Confessions of a fast food junkie

By Atreyo Mukhopadhyay
Last Updated: Saturday 04 July 2015 | 03:16:47 AM

Book>> Stuffed and Starved by Raj Patel Harper Collins Delhi 2008

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I am a somewhat inappropriate reviewer for Stuffed and Starved. For one, I am a foodie. In fact, till some years ago I was a voracious eater. Moreover, I am not quite versed with the intricacies of the economics and politics of the food business.

But there's something about Raj Patel's new book that appeals to me. In fact, I could well have been one of the characters of his book. But then I wasn't overweight. Before I corrected myself two years ago or so, I used to be a veritable fast food junkie. I would eat at almost any fast food joint--regularly. I thought my adipose tissues were well in control and that gave me the licence to indulge. When I wasn't eating fast food or pizza, I would eat high-fat restaurant food. And don't get me started on the number of sugary soft drinks I consumed in a day.

Raj Patel puts an academic's spin on what I used to feel then. He says "new tastes are being invented for us." How true. It was almost natural those days to head for a McDonald's outlet after a tough day's work. A crunchy patty and crispy fries were just perfect after a hard day's work. The boisterous college going kids were sometimes an irritant--but then it would also be comforting to be as cool as them.

I would assuage the occasional guilt pang by telling myself that there were people far worse than me. Alcoholics, for example. And I didn't even light up.

One day in early 2006, I felt a little breathless. My breathing became heavier in the ensuing weeks. It was an allergy, I was told. The doctor wasn't sure what caused it. Probably change of seasons. Over the next few months the allergy came and went. And I consulted five doctors. One of them had the sagacity to query my eating habits. I was asked to go slow.

Down to Earth It wasn't easy. The fast food outlet beckoned even more now that I could not binge. The cravings sometimes became difficult to resist. I might not have been amongst the billion overweight whom Patel describes as victims of the food industry. But I was truly stuffed and was addicted to eating out.

Patel's book has made me aware of the other aspect of this paradox the one billion malnourished. Don't get me wrong. I keep track of the happenings around me. I knew a bit about the acute destitution in our country. I read about the farmers' suicides in various parts of our country. But I rarely formed an opinion. At best, I blamed government policy.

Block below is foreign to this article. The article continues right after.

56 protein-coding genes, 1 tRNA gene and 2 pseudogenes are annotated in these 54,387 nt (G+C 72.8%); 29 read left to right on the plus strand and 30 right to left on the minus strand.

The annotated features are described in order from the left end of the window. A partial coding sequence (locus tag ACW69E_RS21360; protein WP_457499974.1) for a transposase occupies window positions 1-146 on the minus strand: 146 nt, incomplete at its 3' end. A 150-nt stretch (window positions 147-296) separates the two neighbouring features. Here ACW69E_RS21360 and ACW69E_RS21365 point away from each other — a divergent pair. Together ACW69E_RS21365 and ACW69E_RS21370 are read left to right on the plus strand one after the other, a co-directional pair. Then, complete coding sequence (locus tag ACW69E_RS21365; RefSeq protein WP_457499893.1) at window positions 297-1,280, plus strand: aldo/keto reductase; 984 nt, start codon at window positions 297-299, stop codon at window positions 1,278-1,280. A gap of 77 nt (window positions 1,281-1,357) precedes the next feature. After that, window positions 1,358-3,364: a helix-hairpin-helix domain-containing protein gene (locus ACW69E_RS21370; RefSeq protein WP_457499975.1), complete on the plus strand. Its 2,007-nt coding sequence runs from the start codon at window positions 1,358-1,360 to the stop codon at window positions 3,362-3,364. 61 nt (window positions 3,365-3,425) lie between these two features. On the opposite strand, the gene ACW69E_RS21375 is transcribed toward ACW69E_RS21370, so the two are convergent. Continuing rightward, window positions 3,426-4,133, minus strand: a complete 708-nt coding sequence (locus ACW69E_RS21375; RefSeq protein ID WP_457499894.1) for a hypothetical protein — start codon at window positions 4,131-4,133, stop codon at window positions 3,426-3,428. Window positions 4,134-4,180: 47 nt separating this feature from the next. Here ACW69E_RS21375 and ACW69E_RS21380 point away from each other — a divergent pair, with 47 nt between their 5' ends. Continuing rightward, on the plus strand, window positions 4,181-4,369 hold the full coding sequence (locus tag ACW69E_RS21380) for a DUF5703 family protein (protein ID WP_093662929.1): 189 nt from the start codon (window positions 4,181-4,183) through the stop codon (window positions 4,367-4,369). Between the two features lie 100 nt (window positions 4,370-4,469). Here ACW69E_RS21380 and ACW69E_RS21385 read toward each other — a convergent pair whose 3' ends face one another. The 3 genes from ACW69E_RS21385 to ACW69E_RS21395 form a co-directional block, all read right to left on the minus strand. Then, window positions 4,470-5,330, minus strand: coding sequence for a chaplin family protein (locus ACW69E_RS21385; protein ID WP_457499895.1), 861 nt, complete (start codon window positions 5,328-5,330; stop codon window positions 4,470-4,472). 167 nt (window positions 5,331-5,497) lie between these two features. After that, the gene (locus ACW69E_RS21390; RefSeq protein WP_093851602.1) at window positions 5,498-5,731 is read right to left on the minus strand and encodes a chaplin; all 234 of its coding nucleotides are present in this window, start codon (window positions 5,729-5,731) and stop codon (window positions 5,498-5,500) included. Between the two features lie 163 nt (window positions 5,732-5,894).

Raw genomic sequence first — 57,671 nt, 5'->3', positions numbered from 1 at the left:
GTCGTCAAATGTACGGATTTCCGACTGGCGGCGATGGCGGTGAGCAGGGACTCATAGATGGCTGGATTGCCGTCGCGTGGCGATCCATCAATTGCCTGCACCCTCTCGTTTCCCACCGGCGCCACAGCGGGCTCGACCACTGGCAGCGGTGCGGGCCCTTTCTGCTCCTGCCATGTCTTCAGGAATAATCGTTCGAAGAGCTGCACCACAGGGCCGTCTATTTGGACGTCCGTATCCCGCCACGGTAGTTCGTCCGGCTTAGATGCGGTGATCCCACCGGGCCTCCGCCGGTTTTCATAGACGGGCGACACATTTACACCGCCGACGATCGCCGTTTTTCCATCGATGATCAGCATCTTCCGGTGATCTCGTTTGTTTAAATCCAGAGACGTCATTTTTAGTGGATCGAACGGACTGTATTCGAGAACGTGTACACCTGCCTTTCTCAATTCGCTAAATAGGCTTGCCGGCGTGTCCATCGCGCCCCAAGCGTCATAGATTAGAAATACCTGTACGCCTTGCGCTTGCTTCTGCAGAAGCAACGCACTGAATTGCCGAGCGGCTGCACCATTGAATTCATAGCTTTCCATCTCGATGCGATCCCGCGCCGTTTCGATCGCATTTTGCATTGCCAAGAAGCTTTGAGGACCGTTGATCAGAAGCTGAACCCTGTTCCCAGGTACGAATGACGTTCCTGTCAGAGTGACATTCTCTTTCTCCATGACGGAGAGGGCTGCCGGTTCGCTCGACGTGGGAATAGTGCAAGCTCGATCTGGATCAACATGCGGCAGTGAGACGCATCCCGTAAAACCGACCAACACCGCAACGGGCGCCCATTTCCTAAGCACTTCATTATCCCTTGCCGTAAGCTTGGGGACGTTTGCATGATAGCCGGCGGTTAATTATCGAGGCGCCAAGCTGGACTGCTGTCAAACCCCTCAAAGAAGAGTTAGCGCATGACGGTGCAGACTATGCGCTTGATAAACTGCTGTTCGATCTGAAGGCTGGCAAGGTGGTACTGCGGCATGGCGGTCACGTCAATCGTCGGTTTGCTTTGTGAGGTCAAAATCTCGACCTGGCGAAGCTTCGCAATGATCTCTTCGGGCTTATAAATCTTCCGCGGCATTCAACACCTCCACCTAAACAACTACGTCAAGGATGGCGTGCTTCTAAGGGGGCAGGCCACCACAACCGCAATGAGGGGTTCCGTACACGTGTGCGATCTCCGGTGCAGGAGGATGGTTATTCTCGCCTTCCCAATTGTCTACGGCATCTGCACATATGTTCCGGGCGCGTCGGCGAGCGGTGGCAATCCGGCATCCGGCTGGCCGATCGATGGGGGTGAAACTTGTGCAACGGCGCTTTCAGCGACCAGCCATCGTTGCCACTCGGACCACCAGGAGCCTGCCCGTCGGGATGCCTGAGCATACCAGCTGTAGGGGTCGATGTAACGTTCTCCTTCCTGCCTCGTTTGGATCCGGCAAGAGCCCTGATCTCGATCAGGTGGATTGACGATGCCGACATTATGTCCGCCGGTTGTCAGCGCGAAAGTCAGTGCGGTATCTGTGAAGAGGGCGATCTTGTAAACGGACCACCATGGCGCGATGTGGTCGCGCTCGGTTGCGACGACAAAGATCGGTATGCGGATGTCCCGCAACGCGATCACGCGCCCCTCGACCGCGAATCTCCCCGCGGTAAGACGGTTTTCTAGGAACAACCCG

It never occurred to me that there was a link between my condition and that of the malnourished--or destitute farmers. I did not know that the levers of the world's food industry are pulled by a handful of corporations. These are the global middlemen, who come between producers and consumers and, in doing so, control both. The system has worked to the detriment of all except "the corporate food executive".

Patel used to work for the World Bank and probably has access to a lot of data. Some of them are really startling. Retailers turned over us $3.5 trillion in 2004--a monstrous amount considering we in India could not stop congratulating ourselves when our gdp touched a trillion us dollars about a year ago.

Stuffed and Starved is lucid and breezy, and Patel makes sense of the global food system. But are there any solutions? Patel advises us "Buy local. Buy seasonal. Buy fair." But that is easier said than done, particularly for someone who rarely went shopping vegetables till two years ago. How do I know if a vegetable is from a nearby farm?

Besides, I still have the occasional burger craving.

Atreyo Mukhopadhyay is a lawyer who enjoys music besides food

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